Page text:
1st Edition

Integral Dynamics Political Economy, Cultural Dynamics and the Future of the University

    The theory of integral dynamics is based on the view that the development of individual leaders or entrepreneurs requires the simultaneous development of institutions and societies. It seeks a specific way forward for each society, fundamentally different from, but drawing on, its past. Nearly every natural science has been transformed from an analytically-based approach to a dynamic one: now it is time for society and culture to follow suit locally and globally. Each culture, discipline and person is incomplete and is in need of others in order to develop and evolve. This book sets out a curriculum for a new integral, trans-cultural and trans-disciplinary area of study, inclusive of, but extending beyond, economics and enterprise. It embraces a trans-personal perspective, linking self with community, enterprise and society, and focusing on the vital relationship between local identity and global integrity. For the government policy maker, the enlightened business practitioner, and the student and researcher into economics and enterprise, the new discipline is set out here in complete detail by a multi-national team of Gower's Transformation and Innovation Series authors. Illuminated with examples relating the conceptual to the practical, this is a text, not for a pre-modern, modern, or even post-modern era, but for what has been called our trans-modern age.

    I: Orientation; I: Prologue; 1: Integral and Dynamic; II: Integral Dynamics; 2: Transformation; 3: Individuation; 4: Renewal; 5: Innovation; 6: Learning; 7: Acculturation; III: Integral Dynamics; 8: Permaculture; 9: Ntu; 10: Maat; 11: Artel; 12: Wako'da; 13: Ba: Time of Creation (Ba) to Knowledge Union: South-East; 14: TIPS: Technology, Innovation, People, Systems: North-West; IV: Integral Dynamics; 15: Ubuntu – I Am Because You Are; 16: Kyosei – Co-Evolution; 17: Naringsliv – Nourishment of Life; 18: Biomimicry – Imitating Nature; V: Conclusion; 19: Sekem as an Integral Enterprise; 20: Becoming Zimbabwe – An Integral-Dynamic Economy; Epilogue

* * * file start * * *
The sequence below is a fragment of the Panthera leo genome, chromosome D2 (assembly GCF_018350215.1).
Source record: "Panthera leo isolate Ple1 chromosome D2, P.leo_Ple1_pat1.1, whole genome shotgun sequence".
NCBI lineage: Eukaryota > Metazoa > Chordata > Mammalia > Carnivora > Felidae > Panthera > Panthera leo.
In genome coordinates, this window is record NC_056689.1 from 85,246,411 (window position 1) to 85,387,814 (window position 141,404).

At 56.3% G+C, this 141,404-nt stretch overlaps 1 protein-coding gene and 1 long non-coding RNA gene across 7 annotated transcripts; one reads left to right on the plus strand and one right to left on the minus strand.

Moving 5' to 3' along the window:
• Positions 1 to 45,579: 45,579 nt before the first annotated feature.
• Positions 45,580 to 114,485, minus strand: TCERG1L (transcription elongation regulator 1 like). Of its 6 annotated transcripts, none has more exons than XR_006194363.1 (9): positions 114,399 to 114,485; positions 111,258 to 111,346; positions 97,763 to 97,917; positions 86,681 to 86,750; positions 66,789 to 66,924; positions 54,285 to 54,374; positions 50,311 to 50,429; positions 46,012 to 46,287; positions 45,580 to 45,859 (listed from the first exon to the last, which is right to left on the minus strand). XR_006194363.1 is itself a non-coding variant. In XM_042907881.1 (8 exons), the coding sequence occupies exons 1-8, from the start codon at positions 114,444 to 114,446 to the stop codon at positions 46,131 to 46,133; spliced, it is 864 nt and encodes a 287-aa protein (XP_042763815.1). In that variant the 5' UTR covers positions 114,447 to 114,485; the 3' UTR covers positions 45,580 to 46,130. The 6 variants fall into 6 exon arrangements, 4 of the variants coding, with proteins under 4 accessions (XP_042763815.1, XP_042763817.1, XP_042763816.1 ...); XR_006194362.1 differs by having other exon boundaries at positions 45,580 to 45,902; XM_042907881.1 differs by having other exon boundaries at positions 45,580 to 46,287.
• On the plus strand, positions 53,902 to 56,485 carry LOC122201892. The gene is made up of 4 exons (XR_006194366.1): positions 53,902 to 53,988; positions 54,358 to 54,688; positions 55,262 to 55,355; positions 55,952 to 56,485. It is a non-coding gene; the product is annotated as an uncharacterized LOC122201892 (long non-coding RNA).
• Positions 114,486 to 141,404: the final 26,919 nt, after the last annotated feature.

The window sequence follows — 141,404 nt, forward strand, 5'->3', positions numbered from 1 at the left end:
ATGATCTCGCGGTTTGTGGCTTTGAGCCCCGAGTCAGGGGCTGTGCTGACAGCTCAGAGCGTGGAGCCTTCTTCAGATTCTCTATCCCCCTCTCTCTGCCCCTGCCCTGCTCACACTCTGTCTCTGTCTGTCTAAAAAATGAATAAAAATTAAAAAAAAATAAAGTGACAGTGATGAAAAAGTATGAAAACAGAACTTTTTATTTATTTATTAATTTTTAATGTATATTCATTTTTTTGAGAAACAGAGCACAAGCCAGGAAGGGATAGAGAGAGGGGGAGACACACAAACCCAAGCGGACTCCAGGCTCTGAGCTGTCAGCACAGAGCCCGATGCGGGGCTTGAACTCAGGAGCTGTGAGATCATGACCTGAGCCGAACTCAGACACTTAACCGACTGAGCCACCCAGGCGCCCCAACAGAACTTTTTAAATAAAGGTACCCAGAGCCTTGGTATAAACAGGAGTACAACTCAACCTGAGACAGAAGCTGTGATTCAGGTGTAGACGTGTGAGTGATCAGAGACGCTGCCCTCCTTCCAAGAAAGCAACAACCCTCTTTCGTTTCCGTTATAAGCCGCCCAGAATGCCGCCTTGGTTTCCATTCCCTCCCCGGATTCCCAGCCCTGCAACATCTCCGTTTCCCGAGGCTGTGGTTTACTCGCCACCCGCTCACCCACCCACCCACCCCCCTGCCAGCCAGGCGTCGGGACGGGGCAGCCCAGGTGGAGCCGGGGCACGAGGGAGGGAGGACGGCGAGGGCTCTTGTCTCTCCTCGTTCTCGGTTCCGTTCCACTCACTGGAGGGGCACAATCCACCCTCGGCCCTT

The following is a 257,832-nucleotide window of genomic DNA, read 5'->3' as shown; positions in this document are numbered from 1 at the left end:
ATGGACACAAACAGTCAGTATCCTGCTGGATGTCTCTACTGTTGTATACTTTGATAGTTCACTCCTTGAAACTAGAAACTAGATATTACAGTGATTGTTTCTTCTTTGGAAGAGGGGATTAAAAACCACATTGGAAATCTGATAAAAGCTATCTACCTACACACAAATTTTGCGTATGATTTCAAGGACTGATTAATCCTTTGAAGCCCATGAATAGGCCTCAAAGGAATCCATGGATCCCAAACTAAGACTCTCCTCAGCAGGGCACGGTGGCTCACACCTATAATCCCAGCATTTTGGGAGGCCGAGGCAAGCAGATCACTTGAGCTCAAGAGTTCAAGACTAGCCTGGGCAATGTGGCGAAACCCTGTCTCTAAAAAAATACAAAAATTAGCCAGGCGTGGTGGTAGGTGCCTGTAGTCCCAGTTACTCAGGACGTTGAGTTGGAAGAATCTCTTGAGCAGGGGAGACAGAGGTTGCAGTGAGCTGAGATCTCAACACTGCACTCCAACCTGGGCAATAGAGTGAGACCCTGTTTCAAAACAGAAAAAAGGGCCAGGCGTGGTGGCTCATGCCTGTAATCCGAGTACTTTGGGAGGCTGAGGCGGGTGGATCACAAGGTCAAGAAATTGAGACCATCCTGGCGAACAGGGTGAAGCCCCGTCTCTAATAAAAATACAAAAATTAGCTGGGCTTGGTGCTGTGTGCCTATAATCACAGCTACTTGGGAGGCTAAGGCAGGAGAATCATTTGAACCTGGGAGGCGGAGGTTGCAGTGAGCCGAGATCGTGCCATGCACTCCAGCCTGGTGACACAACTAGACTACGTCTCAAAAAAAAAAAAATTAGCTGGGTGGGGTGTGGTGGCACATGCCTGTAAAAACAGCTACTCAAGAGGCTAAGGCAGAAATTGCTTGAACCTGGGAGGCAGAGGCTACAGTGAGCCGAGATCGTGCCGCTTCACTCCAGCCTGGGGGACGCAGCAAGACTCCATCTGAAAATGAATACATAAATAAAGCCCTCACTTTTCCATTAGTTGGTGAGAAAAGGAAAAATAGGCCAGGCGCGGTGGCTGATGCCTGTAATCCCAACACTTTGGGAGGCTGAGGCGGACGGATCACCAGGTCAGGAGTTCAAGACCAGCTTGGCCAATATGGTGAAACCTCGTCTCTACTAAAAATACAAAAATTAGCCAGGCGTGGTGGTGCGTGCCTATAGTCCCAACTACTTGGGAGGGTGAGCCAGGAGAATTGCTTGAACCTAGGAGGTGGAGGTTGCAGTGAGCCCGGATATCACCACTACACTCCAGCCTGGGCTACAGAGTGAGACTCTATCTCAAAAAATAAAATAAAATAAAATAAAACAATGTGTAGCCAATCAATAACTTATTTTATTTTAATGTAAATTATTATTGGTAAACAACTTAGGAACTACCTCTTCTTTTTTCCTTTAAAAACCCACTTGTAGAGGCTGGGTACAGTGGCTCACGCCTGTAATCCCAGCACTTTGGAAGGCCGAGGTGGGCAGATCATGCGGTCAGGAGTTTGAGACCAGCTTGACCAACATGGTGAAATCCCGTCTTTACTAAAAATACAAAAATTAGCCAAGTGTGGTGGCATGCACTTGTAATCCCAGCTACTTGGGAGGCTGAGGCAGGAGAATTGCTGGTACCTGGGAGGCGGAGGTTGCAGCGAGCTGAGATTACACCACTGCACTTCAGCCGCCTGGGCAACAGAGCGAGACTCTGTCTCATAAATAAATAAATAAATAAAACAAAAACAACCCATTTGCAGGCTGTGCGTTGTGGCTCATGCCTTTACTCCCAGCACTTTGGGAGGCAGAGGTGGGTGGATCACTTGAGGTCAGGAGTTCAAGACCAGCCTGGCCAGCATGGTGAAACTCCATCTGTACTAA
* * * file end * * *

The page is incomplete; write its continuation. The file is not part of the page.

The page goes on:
Ronnie Lessem is a co-founder of Trans4m (Geneva), which offers programmes on social and economic transformation and Innovation, in partnership with universities and consultancies. He is also a senior faculty member of Da Vinci Institute in South Africa. His academic career has embraced what is now the University of Zimbabwe, the LSE, and Harvard. Dr Alexander Schieffer gained a Doctorate in Leadership at the University of St Gallen. He is co-editor of the Gower Transformation and Innovation Series with Dr Ronnie Lessem. He is also co-founder of the Geneva-based Trans4m Institute for Integral Innovation. Dr Junie T. Tong is Senior Lecturer in Business Economics at Staffordshire University. She is an ex investment banker and Associate Director of Swiss Bank Corporation International. She spent many years overseas and specialises in interdisciplinary research. Dr Samuel D. Rima is of Native American heritage. Dr Rima has worked in national politics and the Church, and serves as faculty at Bethel Seminary in Minnesota and is the co-founder of the Movement for the Advancement of Spiritual Capital.

    ’Our quest for a more sustainable world demands a fundamental re-orientation of higher education. Many valuable books have been published critiquing universities for becoming partners in economic globalization and enabling graduates to accelerate unsustainability. This book takes the crucial next step by offering a compelling and feasible alternative based on connectedness, boundary-crossing, integrative thinking, co-creation and collaborative action. Required reading for anyone interested in creating the university for the future with people, planet and prosperity in mind.’ Arjen Wals, Professor and UNESCO Chair in Social Learning and Sustainable Development and Editor of Learning for Sustainability in Times of Accelerating Change ’As our world struggles to deal with economic collapse, moral decline and spiritual malaise, the authors have developed an approach entitled Integral Dynamics, which challenges the reader to consider how insights from various cultures [trans-cultural] as well as seeking guidance from diverse disciplines [trans-disciplinary] might provide direction for finding viable solutions. Their ideas both critique and challenge historical and prevailing ideas on how to address issues which threaten our current way of life.’ Wilbur P. Stone, Bethel Theological Seminary, St. Paul, MN